Focaccia and nettle soup

It was the baking group again today, though they were slightly thinned out by holidays. It’s always good to see them because they are a happy lot. This is good when you’re baking (as some of my attempts have been horrendous and several, despite exhortations to “re-use the dough” have ended up in the bin – sometimes scraped from my fingers, and sometimes propelled with at speed). The fact that Focaccia was bread of the day was a bonus. It always smells so good.

I wasn’t baking today – I lost my baking mojo a while back and my enthusiasm has faded. I need to start getting it back now, particularly as several schools have been asking for bread making as an option when they come to visit. The smell of freshly baked focaccia and rosemary is just the sort of thing to bring back that enthusiasm. Not that I’m overly enthusiastic about the school sessions – it can be a bit of a dull day for the kids when you keep dragging them back into the kitchen for the next stage.

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That reminds me, I have a teacher to ring back.

At the end of the session I gave out nettle soup. One or two slunk out without taking any (though I bear no grudges) but several drank it cold there and then and the rest took pots home with them. I’m easy with foraging and can take it or leave it, but it’s good to produce food from found ingredients and to introduce people to new experiences. It’s also, as somebody once said in a book, good to eat foraged food once in a while because it gives you a range of nutrients. However, there are reasons that we eat spinach instead of nettles, with the stings being just one of them.

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I have actually set myself a target of learning something new every day this year. My learing for today was that I didn’t know how to spell focaccia. In fact I just had to check it after writing that.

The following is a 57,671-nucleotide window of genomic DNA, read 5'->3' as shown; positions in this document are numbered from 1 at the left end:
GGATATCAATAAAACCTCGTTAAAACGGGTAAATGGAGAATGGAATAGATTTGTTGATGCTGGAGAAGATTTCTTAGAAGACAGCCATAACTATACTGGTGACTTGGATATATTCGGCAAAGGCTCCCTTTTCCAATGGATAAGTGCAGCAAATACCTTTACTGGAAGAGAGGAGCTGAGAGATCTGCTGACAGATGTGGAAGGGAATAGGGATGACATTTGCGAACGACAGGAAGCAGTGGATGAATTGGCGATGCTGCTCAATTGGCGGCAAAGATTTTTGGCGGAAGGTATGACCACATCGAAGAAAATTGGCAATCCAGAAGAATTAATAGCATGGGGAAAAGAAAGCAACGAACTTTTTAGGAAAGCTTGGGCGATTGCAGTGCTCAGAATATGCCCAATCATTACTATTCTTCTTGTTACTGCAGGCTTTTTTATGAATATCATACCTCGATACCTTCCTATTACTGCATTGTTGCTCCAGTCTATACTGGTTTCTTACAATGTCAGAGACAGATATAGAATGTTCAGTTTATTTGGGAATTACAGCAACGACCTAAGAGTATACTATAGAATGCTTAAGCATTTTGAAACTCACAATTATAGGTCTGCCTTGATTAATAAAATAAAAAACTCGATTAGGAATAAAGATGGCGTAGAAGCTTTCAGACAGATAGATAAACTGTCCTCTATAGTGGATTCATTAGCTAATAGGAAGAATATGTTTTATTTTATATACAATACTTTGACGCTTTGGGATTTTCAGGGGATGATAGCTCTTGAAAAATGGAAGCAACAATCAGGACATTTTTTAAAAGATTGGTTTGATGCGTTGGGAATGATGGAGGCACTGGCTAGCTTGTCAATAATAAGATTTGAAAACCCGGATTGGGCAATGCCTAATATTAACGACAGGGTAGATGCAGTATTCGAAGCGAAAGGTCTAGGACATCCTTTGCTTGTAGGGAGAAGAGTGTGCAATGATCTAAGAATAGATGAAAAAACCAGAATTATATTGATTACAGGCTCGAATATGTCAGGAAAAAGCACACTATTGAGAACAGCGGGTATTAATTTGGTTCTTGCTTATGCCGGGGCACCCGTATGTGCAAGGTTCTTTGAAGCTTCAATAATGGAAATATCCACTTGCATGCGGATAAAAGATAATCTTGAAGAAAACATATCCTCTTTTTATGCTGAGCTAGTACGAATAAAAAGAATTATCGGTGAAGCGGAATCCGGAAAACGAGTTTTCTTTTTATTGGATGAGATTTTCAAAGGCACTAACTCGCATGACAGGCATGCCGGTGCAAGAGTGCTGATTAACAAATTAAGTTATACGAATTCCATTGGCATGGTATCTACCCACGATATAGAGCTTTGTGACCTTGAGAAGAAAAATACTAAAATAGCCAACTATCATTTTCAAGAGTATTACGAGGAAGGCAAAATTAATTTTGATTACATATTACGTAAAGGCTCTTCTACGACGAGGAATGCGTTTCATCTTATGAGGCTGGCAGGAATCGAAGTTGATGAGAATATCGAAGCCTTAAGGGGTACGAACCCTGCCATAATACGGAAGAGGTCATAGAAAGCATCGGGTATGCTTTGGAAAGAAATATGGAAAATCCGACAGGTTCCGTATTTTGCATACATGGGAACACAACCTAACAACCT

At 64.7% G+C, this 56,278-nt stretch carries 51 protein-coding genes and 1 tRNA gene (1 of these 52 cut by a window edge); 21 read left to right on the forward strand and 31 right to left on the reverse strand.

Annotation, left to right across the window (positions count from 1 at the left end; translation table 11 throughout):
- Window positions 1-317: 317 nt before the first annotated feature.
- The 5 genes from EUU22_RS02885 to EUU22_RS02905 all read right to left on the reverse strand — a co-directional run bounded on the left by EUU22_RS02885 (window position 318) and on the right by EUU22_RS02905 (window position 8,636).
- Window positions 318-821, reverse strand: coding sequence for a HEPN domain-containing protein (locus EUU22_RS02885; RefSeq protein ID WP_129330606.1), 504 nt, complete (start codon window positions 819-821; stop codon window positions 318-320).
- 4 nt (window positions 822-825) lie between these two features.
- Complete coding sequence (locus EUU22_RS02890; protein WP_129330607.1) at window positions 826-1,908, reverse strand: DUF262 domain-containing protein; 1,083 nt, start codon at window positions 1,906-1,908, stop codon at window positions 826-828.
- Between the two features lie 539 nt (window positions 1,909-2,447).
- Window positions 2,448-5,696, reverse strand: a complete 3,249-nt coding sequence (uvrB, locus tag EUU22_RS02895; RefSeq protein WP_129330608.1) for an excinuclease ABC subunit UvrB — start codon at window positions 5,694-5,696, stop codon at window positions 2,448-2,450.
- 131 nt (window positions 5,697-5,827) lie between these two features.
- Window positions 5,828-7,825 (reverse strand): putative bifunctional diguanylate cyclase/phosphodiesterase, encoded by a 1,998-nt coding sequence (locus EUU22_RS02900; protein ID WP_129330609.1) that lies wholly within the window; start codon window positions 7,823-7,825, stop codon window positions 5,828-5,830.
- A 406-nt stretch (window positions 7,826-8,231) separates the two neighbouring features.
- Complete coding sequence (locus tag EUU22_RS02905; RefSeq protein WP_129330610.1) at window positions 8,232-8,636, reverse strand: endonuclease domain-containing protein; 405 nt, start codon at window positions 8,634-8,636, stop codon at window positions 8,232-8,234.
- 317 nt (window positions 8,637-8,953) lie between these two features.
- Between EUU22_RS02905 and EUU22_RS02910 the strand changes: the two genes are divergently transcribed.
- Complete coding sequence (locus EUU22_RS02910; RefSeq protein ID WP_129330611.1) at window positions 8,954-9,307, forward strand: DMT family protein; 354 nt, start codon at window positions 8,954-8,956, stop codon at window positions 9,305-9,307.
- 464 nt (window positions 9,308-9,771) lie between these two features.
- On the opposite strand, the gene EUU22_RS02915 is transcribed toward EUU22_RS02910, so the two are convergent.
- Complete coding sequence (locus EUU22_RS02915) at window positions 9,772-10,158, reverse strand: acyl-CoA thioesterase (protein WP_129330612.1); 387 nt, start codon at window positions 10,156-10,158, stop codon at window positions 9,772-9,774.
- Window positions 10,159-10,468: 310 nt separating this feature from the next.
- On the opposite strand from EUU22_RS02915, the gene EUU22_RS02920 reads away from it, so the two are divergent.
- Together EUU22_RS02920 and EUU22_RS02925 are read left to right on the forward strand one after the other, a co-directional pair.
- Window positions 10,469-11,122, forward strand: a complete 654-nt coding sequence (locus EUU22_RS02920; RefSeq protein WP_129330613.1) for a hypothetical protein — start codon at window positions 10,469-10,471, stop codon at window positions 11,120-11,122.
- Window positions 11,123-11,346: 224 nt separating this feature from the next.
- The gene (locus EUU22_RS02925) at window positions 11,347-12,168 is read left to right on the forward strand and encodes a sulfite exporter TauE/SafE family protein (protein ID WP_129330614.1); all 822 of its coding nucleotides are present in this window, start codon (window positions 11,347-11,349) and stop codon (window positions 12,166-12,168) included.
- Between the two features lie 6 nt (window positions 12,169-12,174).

Finally, can anyone tell me how ro swirl cream into soup and have it still look good by the time you’ve switched your camera on. In an effort to raise my game last night I swirled the cream, sprinkled the freshly picked chives and took this picture that looks like a curdled face.

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4 thoughts on “Focaccia and nettle soup

  1. jjackson2014

    Reduce your cream till it is quite thick ( make sure this is at a gentle simmer) then place in a pouring bottle with a small nozzle. Then just squeeze on in a circle motion. Hope this helps it is what we used to do in my restaurant.

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  2. katechiconi

    For the purposes of swanky food photography: soup and cream both cold. Run the cream into the soup slowly and gently, over the back of a spoon, which will reduce the speed at which it hits the soup and give you a nicer surface swirl rather than sinking. Have the camera on a tripod, switched on and already focussed. Much more light than you think you’ll need. Nettle soup’s very tasty so long as you use good stock!

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